Zygon 44 (2):265-287 (2009)
AbstractThe authors undertake a thought experiment the purpose of which is to explore possibilities for understanding moral principles in analogy with cosmic order. The experiment is based on three proposals, which are described in detail: an ontological, a neurological, and a moral proposal. The ontological proposal accepts from the phenomena of quantum physics that there is a nonempirical domain of physical reality that consists not of material things but of what is philosophically conceptualized as a realm of nonmaterial forms. This realm of forms is the realm of potentiality in physical reality that quantum physics posits as an indivisible Wholeness—the One. It is the ultimate reality because everything empirical is the actualization of its forms. The neurological proposal is the hypothesis that the brain is sensitive to the potentiality waves in the cosmic field, as ordinary measuring instruments in physics are sensitive to potentiality waves at the quantum level, so that the cosmic field can communicate with the human brain. The third proposal assumes that the communication with the cosmic field can translate into moral ideas and actions. Even though the three proposals underlying the thought experiment are highly speculative, they lead to definite implications that make sense in their own right and can be applied in a useful way. From the order of reality some simple rules of conduct follow that are identical with traditional moral rules but have the character of rules of well-ness, leading to new aspects of Aristotle's concept of eudaimonia and Kant's concept of the highest good. In analogy with the structure of physical reality, where all empirical phenomena are actualizations of nonempirical forms, it is suggested that the structure of morality, too, is that of a tacit, nonempirical form that actualizes in explicit principles and moral acts through our consciousness. The tacit form is thought to exist in the realm of cosmic potentiality, together with all the other forms that the empirical world actualizes. It can appear spontaneously in our consciousness when needed, offering its guidance to our judgment and free will. Because it does not appear in the form of commandments accompanied by threats, the actions of the tacit moral form define a higher level of morality, similar to that offered by some aspects of the Christian teaching, where one acts not out of fear but on the desire to do things right.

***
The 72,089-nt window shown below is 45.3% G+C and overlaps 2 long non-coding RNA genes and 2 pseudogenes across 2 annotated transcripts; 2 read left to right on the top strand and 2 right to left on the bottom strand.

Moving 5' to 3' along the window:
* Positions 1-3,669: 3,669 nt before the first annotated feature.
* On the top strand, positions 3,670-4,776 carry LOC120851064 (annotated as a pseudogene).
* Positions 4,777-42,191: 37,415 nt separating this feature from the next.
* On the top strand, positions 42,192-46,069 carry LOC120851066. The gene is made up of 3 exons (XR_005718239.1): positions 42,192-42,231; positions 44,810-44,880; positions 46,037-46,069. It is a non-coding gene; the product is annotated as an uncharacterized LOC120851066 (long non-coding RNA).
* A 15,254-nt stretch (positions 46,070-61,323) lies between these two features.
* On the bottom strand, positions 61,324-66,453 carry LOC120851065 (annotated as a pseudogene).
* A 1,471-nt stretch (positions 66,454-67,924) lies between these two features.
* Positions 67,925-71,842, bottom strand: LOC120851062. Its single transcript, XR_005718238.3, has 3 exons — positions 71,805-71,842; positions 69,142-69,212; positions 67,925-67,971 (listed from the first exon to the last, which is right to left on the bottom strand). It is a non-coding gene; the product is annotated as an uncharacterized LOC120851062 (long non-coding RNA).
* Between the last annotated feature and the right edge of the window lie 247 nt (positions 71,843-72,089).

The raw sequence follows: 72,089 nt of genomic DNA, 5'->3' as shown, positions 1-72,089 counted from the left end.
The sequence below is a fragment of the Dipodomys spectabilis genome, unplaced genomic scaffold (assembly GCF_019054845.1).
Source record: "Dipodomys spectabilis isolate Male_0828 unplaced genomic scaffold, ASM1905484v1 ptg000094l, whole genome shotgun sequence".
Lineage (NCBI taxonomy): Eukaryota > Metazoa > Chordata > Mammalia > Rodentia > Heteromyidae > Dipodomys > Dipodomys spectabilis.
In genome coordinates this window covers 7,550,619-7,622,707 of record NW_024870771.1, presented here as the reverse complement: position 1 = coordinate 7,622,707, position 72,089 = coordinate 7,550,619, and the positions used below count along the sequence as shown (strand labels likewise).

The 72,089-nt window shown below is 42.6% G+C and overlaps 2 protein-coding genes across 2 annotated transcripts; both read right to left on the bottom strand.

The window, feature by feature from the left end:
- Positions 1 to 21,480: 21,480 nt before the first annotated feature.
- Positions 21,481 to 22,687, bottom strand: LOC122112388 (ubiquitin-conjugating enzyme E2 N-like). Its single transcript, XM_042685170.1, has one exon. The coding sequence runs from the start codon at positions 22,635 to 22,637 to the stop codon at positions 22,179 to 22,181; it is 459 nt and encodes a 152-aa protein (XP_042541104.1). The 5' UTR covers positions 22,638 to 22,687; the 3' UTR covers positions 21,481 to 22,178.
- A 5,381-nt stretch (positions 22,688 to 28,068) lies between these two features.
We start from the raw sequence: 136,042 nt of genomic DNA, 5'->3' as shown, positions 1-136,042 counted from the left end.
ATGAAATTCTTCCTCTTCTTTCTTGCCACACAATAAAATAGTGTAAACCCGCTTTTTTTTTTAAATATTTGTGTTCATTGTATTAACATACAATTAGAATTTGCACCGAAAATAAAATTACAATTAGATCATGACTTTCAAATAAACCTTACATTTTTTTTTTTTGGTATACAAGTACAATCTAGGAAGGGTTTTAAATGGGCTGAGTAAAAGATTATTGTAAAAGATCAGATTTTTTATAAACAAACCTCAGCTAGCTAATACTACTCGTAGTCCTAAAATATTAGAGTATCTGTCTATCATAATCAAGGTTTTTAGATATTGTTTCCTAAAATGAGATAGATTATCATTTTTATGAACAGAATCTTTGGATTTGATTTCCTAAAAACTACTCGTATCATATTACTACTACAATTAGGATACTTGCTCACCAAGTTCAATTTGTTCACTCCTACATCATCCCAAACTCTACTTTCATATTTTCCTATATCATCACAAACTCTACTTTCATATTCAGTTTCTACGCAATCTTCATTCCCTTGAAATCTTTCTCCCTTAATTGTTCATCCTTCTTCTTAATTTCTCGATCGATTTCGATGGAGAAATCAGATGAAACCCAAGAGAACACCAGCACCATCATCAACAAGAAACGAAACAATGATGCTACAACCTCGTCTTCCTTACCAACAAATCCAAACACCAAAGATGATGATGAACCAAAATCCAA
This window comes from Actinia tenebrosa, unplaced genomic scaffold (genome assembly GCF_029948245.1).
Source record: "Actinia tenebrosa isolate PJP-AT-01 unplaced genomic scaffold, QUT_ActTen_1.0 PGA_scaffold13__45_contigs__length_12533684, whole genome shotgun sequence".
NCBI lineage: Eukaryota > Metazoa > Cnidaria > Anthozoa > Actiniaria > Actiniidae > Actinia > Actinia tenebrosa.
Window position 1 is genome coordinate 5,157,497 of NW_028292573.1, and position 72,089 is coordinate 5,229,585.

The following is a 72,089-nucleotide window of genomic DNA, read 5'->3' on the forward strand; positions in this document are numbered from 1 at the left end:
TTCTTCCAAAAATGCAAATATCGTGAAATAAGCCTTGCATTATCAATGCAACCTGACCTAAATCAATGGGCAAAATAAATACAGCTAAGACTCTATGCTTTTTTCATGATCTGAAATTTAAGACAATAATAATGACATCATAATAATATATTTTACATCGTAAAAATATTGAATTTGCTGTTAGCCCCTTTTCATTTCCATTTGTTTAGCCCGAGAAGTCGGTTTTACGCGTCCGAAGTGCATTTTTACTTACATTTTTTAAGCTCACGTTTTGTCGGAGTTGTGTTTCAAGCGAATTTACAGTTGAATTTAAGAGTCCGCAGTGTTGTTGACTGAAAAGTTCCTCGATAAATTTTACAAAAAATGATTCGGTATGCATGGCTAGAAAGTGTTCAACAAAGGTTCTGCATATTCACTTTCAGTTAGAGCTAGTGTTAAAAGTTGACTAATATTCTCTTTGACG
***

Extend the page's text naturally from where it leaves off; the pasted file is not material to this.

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References found in this work
Physics and Philosophy: The Revolution in Modern Science.Werner Heisenberg - 1958 - New York: Harper.
Groundwork of the Metaphysics of Morals.Immanuel Kant - 1785 - In Elizabeth Schmidt Radcliffe, Richard McCarty, Fritz Allhoff & Anand Vaidya (eds.), Late Modern Philosophy: Essential Readings with Commentary. Blackwell.
Can Quantum-Mechanical Description of Physical Reality Be Considered Complete?Albert Einstein, Boris Podolsky & Nathan Rosen - 1935 - Physical Review (47):777-780.
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